The credit card industry has emerged from the great recession once again as the most profitable bank lending business. According to the FDIC, the average ROA for all depository institutions at June 30 was 1.06%, but the average ROA for the credit card line of business was 2.27%. This is not an anomaly–this relatively higher level of profitability has long been a characteristic of the credit card business. From a traditional M&A perspective, virtually any of the large credit card businesses could expect to sell at a considerable premium to book value. The next consideration is a bit more complicated. A bank would have to ask: Does the greater scale associated with being part of a systemically important bank outweigh the increased regulatory burden? For many banks, a credit card sale or spin-off would generate significant capital at a time when virtually all banks are still feeling regulatory pressure to increase “common equity Tier 1. Story by John A. Costa for American Banker.

Uber Debuts Prepaid Commuter Cards
Commuting in some big U.S. cities may get a bit cheaper through the use of prepaid cards, thanks to Uber. Uber said on its website that riders can use commuter prepaid cards to pay for uberPOOL, its carpool ride service. The firm noted on its site that the use of pretax dollars implies that riders can save as much as 40 percent on commuting expenses. Uber also said that existing users can add these benefits to their payment options by adding the prepaid card number. Initially, the prepaid offerings are being made available in Boston, New York City and Washington, D.C., said Uber. The service itself, when using the prepaid cards, will connect riders only with Uber drivers piloting full-sized vehicles. Uber also cautioned that wait times for rides utilizing the new feature will have “slightly longer” estimated times of arrival. uberPOOL is up to 55 percent cheaper in some locations than uberX due to carpool riders sharing the cost of a single ride, the firm has stated. Story in PYMNTS.

Travelers Are Turning to Credit Card Disputes When Other Routes to a Refund Have Failed
Could disputing a credit card charge solve your next travel problem? For better or worse, travelers are turning to a last-ditch tactic to resolve their disagreements with airlines, car-rental companies or hotels: instigating credit card disputes. Chargebacks are on the rise in travel. A chargeback voids a credit card transaction by withdrawing funds that were previously deposited into a merchant’s bank account and applying credit back to your card. Think of it as a way to reverse your charges. And even though experts caution against using this tack because you don’t enjoy a vacation or disagree with an unfair policy, the odds are in your favor. Story by Christopher Elliott for the Washington Post.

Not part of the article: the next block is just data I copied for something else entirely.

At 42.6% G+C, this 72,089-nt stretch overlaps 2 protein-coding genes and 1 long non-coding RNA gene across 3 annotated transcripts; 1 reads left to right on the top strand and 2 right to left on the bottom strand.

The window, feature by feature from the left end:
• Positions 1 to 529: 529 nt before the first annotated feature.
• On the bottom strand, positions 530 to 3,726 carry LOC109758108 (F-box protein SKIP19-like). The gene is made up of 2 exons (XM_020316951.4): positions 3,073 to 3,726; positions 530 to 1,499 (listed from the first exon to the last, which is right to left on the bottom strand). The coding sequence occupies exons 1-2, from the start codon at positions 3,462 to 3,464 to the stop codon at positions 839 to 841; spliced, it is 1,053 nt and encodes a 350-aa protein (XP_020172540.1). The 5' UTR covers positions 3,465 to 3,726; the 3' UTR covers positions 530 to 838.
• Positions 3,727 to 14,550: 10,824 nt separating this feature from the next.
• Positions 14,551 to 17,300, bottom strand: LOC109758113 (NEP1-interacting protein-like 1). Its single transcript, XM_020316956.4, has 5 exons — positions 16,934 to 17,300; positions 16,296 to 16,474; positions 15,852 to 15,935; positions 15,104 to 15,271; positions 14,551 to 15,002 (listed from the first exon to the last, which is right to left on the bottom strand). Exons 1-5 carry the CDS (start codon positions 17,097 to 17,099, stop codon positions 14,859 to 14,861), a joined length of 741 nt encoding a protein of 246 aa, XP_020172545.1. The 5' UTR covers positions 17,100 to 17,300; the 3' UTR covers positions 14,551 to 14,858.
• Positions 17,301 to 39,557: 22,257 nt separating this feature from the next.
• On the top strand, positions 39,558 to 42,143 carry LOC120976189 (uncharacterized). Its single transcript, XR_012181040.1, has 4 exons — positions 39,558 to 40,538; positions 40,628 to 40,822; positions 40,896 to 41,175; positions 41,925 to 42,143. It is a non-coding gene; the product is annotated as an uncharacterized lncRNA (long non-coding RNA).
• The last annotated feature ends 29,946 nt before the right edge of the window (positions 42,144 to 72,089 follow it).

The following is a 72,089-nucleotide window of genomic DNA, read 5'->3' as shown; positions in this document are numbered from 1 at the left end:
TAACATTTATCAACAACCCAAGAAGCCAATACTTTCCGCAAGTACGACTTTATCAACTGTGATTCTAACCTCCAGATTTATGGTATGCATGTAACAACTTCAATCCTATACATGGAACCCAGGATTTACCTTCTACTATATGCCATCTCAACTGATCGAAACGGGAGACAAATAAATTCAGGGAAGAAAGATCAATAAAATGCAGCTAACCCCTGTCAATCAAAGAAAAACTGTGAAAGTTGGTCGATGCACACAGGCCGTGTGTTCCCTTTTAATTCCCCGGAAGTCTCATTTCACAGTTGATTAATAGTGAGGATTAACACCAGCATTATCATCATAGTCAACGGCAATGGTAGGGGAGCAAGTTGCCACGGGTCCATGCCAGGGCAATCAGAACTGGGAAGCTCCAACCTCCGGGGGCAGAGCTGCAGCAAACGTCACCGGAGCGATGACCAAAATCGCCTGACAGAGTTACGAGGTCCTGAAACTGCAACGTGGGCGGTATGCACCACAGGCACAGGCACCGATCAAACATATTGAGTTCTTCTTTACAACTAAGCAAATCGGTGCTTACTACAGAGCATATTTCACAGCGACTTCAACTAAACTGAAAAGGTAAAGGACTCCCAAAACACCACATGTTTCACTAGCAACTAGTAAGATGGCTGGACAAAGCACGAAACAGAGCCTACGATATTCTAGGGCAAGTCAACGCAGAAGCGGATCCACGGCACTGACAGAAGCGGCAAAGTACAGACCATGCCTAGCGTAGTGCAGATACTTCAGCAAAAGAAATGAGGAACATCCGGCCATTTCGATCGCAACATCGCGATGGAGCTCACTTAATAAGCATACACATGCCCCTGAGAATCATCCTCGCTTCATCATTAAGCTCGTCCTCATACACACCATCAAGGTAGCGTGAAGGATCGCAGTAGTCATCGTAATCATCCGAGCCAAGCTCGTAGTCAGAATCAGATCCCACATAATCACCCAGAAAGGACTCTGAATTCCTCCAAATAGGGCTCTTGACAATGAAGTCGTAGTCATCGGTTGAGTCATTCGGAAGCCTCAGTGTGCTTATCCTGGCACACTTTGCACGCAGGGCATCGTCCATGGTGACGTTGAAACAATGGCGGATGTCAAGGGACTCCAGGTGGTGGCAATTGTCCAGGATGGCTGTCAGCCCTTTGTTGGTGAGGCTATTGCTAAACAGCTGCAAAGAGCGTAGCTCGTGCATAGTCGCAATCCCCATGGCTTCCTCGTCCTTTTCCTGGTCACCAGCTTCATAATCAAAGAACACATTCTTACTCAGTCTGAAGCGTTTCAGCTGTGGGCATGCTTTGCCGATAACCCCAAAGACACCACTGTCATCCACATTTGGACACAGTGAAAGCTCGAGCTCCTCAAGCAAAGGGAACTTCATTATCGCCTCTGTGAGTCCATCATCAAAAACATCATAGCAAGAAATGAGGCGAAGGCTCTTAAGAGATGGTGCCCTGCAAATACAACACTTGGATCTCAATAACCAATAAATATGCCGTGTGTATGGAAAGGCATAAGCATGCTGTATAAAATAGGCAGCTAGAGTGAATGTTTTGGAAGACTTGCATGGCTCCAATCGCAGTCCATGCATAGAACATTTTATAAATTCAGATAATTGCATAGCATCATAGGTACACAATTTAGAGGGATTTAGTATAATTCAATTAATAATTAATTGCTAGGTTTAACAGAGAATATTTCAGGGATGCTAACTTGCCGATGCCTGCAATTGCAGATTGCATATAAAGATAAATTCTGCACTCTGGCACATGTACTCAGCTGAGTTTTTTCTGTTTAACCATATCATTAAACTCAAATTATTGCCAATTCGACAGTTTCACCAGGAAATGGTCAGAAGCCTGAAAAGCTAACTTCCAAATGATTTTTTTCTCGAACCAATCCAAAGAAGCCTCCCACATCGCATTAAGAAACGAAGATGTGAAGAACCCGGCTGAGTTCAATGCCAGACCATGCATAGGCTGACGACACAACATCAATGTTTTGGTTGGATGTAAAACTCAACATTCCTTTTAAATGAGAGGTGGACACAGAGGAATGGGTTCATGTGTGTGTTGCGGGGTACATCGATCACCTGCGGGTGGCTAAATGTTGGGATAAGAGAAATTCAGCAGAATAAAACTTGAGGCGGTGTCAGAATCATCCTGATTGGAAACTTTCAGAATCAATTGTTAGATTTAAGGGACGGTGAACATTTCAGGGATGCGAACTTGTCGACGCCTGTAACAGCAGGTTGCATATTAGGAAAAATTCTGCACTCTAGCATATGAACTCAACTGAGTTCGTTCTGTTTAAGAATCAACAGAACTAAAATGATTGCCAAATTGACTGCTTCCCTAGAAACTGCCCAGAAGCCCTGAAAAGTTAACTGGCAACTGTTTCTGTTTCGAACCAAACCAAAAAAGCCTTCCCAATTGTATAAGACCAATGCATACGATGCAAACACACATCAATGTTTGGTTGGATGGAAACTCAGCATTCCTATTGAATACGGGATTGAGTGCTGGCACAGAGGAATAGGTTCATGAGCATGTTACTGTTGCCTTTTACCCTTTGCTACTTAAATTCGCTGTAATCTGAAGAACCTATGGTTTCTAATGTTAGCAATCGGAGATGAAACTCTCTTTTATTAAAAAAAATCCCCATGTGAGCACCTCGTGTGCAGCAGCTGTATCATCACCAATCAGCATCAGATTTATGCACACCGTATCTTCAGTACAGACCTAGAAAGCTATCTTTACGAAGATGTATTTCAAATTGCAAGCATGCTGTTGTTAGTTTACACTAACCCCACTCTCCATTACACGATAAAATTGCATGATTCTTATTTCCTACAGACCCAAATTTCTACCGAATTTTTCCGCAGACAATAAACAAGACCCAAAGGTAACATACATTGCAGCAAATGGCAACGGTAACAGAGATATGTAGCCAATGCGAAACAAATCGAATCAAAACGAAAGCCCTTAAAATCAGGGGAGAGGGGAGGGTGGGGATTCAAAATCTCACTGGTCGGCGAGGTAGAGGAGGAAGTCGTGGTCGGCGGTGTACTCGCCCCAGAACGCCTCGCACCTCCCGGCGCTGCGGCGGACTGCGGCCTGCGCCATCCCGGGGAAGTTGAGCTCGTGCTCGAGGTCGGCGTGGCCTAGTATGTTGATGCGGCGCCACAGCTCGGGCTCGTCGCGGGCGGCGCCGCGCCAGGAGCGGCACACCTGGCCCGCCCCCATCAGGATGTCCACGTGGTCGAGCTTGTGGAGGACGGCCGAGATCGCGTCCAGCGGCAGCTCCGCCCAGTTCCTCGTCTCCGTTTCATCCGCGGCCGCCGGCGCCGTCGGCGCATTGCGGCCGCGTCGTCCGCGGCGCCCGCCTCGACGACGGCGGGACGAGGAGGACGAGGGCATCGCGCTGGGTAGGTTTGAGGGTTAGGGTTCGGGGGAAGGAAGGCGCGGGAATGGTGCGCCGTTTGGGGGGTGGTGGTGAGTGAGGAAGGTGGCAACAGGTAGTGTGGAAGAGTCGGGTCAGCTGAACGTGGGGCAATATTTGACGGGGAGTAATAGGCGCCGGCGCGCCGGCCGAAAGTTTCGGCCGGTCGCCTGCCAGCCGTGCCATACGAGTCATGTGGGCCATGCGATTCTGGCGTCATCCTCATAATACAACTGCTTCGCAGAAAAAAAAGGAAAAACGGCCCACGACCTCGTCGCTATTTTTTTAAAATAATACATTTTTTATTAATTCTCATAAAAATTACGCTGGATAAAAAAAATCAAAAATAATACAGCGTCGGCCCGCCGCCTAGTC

Do You Venmo? FTC Spotlight on Peer-to-Peer Payments and Crowdfunding
The FTC recently examined peer-to-peer (P2P) payment systems and crowdfunding in the second forum of its FinTech series. P2P payment systems are online services that allow consumers to share money electronically. These platforms enable the immediate transfer of money between consumers, typically for free or for a small fee. In the panel discussion of P2P payments, the following themes emerged: P2P payments have been transformational to the online payment industry and have changed consumer expectations about how money is being moved; these platforms likely will be disproportionately targeted by sophisticated hackers; and there are high barriers to entry into this market, in terms of cost and regulatory risk. Story by Sharon Kim Schiavetti and Dana B. Rosenfeld for Ad Law Access.

Banks ‘Must Consider Human Weakness’ to Improve Mobile Banking Security
Banks must consider the weakness of their own consumers’ behaviours and avoid being distracted by technical vulnerabilities when it comes to improving the security of mobile banking and payments systems. Mobey Forum, the global industry association for banks and financial institutions, says “human fallibility is now one of the biggest risks” their members face when managing mobile financial services. The group’s Risk Mitigation Workgroup says banks must pay close attention to the high risks associated with criminal targeting of end-users, through “social engineering and phishing”, together with fraudulent impersonation of customers during the enrollment and installation of new apps and services. Story by Christopher Brown for NFC World.

LowCards.com Weekly Credit Card Rate Report
Based on the 1,000+ cards in the LowCards.com Complete Credit Card Index, the average advertised APR for credit cards is 14.65 percent, identical to last week’s average. Six months ago, the average was 14.72 percent. One year ago, the average was 14.64 percent.



The information contained within this article was accurate as of November 18, 2016. For up-to-date
information on any of the terms, cards or offers mentioned above, visit the issuer's website.